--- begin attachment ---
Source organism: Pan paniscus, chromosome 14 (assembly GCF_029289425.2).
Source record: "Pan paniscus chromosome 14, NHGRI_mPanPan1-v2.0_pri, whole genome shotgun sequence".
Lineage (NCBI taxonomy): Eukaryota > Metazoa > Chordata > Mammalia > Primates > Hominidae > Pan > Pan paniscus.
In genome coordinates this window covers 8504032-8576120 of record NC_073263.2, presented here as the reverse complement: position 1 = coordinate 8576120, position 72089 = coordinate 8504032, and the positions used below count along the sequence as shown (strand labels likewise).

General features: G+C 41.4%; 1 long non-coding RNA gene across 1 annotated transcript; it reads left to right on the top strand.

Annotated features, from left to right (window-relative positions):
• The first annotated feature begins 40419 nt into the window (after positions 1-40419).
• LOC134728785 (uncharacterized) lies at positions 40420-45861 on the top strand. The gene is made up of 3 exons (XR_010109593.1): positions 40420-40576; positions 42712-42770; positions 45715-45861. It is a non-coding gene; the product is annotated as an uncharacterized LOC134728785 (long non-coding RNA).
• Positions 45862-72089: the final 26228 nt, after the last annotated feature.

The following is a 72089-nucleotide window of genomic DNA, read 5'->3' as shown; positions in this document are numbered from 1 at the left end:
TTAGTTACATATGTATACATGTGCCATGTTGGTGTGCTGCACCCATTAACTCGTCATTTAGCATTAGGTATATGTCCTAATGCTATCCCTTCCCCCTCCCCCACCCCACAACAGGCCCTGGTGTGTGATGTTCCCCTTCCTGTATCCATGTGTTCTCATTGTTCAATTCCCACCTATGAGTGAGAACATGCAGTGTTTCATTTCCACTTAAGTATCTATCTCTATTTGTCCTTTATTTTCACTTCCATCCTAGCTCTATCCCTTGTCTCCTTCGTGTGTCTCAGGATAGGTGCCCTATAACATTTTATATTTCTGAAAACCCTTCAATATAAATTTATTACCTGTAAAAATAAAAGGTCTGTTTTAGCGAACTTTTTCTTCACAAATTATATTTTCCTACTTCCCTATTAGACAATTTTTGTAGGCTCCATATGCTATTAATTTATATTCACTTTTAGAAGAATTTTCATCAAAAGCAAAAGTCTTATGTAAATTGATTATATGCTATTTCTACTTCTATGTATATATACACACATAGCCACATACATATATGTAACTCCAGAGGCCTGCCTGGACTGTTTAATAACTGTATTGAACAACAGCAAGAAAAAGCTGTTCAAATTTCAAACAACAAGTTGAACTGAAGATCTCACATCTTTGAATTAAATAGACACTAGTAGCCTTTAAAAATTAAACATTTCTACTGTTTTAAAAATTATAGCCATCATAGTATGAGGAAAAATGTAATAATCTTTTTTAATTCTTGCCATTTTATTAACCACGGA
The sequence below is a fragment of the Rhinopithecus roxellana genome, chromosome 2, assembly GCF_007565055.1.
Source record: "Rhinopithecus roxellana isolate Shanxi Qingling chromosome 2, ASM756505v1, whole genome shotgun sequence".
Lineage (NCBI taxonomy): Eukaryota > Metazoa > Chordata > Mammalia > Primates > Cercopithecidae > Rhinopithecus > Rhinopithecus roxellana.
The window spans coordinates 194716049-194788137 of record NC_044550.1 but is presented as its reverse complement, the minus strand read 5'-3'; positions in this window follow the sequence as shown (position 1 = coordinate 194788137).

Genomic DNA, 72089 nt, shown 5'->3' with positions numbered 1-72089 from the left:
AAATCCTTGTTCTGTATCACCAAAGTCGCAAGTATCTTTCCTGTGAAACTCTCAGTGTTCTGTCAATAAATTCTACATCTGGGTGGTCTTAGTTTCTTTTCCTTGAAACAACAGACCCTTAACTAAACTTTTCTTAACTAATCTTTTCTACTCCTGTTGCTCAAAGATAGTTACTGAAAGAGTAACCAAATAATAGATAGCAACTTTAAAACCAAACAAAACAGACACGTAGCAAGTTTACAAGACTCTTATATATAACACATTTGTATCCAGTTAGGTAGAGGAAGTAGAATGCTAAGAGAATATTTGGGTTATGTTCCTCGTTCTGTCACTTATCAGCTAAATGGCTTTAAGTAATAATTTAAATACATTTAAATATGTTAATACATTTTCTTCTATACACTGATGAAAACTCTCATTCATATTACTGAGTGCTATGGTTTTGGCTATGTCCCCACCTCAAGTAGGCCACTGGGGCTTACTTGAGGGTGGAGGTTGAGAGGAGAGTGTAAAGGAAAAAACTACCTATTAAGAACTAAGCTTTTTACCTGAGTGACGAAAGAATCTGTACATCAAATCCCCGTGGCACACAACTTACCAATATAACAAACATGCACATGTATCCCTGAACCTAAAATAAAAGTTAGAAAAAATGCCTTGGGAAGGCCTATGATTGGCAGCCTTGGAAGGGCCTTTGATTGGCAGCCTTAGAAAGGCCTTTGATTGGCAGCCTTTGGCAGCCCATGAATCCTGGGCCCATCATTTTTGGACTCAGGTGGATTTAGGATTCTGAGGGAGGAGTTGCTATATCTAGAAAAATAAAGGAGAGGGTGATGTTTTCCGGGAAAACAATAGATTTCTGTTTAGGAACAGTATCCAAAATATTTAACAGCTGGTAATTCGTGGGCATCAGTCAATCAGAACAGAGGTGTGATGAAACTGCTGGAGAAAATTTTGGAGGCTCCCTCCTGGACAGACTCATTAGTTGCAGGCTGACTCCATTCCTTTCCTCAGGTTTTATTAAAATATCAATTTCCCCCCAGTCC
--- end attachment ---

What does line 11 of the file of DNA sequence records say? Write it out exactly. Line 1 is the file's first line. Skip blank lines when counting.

TTAGTTACATATGTATACATGTGCCATGTTGGTGTGCTGCACCCATTAACTCGTCATTTAGCATTAGGTATATGTCCTAATGCTATCCCTTCCCCCTCCCCCACCCCACAACAGGCCCTGGTGTGTGATGTTCCCCTTCCTGTATCCATGTGTTCTCATTGTTCAATTCCCACCTATGAGTGAGAACATGCAGTGTTTCATTTCCACTTAAGTATCTATCTCTATTTGTCCTTTATTTTCACTTCCATCCTAGCTCTATCCCTTGTCTCCTTCGTGTGTCTCAGGATAGGTGCCCTATAACATTTTATATTTCTGAAAACCCTTCAATATAAATTTATTACCTGTAAAAATAAAAGGTCTGTTTTAGCGAACTTTTTCTTCACAAATTATATTTTCCTACTTCCCTATTAGACAATTTTTGTAGGCTCCATATGCTATTAATTTATATTCACTTTTAGAAGAATTTTCATCAAAAGCAAAAGTCTTATGTAAATTGATTATATGCTATTTCTACTTCTATGTATATATACACACATAGCCACATACATATATGTAACTCCAGAGGCCTGCCTGGACTGTTTAATAACTGTATTGAACAACAGCAAGAAAAAGCTGTTCAAATTTCAAACAACAAGTTGAACTGAAGATCTCACATCTTTGAATTAAATAGACACTAGTAGCCTTTAAAAATTAAACATTTCTACTGTTTTAAAAATTATAGCCATCATAGTATGAGGAAAAATGTAATAATCTTTTTTAATTCTTGCCATTTTATTAACCACGGA